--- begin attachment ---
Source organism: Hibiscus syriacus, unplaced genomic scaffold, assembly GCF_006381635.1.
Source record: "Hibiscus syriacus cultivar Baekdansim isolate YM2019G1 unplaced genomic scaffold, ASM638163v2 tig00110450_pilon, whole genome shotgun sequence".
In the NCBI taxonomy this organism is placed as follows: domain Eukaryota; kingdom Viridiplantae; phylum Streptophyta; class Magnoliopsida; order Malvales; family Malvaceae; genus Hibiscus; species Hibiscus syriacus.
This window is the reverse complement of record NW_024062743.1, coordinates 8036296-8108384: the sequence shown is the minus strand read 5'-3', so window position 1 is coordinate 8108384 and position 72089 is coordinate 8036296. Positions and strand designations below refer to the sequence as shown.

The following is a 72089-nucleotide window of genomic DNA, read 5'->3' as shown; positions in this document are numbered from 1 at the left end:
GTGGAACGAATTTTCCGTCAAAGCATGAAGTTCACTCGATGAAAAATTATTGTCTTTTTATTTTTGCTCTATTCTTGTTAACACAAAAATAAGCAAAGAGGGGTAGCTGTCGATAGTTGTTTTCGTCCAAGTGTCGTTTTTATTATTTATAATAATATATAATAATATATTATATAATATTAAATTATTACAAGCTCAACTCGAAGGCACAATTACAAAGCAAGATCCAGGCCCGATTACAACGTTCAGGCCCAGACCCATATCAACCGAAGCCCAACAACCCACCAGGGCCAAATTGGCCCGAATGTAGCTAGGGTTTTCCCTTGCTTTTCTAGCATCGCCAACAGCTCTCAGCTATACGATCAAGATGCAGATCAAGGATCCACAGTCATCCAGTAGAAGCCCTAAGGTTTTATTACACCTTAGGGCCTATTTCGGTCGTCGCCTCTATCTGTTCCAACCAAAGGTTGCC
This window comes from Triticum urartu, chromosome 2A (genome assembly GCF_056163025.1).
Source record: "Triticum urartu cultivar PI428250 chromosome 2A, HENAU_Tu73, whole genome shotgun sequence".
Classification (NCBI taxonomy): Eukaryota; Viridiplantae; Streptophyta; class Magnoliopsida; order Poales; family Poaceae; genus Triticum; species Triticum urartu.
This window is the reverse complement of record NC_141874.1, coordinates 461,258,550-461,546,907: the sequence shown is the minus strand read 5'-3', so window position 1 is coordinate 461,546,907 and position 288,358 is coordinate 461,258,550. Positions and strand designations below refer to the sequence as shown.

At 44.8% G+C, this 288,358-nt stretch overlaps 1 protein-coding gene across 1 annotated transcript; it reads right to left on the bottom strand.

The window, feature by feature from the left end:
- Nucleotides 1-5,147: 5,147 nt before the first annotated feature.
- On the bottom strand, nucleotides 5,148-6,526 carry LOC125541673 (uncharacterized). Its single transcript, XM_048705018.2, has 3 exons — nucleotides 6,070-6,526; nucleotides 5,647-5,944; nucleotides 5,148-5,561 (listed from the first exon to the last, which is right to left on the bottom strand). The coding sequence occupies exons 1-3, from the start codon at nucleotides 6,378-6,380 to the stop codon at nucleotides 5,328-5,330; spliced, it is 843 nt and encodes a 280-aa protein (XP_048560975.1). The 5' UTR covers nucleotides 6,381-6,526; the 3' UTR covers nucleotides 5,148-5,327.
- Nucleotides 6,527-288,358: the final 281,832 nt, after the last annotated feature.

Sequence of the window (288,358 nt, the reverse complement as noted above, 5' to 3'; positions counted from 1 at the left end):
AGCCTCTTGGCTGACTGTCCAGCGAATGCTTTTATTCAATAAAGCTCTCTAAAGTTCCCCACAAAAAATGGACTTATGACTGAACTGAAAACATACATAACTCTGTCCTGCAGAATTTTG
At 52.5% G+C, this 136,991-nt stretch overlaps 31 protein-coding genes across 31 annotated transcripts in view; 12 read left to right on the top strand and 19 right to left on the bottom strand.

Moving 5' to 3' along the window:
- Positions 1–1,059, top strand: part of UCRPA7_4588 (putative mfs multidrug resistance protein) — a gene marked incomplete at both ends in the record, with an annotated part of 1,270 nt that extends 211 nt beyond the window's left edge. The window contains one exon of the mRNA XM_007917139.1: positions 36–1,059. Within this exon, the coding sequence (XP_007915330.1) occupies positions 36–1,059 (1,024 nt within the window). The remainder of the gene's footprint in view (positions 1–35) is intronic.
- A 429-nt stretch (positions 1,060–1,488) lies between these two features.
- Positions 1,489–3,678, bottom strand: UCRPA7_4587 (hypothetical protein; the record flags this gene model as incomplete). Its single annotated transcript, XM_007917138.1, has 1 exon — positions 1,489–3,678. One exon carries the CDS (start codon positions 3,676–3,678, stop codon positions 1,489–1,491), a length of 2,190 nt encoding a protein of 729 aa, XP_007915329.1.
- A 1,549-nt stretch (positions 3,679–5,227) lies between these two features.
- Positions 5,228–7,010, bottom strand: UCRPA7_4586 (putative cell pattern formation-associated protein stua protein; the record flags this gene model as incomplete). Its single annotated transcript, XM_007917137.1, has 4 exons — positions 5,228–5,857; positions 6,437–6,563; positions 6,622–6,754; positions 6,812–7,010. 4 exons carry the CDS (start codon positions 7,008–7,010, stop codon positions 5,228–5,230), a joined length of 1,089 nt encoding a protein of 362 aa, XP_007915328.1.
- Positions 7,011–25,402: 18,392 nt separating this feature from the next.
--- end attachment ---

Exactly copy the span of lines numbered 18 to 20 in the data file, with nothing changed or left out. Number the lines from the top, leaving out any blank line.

At 52.5% G+C, this 136,991-nt stretch overlaps 31 protein-coding genes across 31 annotated transcripts in view; 12 read left to right on the top strand and 19 right to left on the bottom strand.

Moving 5' to 3' along the window:
- Positions 1–1,059, top strand: part of UCRPA7_4588 (putative mfs multidrug resistance protein) — a gene marked incomplete at both ends in the record, with an annotated part of 1,270 nt that extends 211 nt beyond the window's left edge. The window contains one exon of the mRNA XM_007917139.1: positions 36–1,059. Within this exon, the coding sequence (XP_007915330.1) occupies positions 36–1,059 (1,024 nt within the window). The remainder of the gene's footprint in view (positions 1–35) is intronic.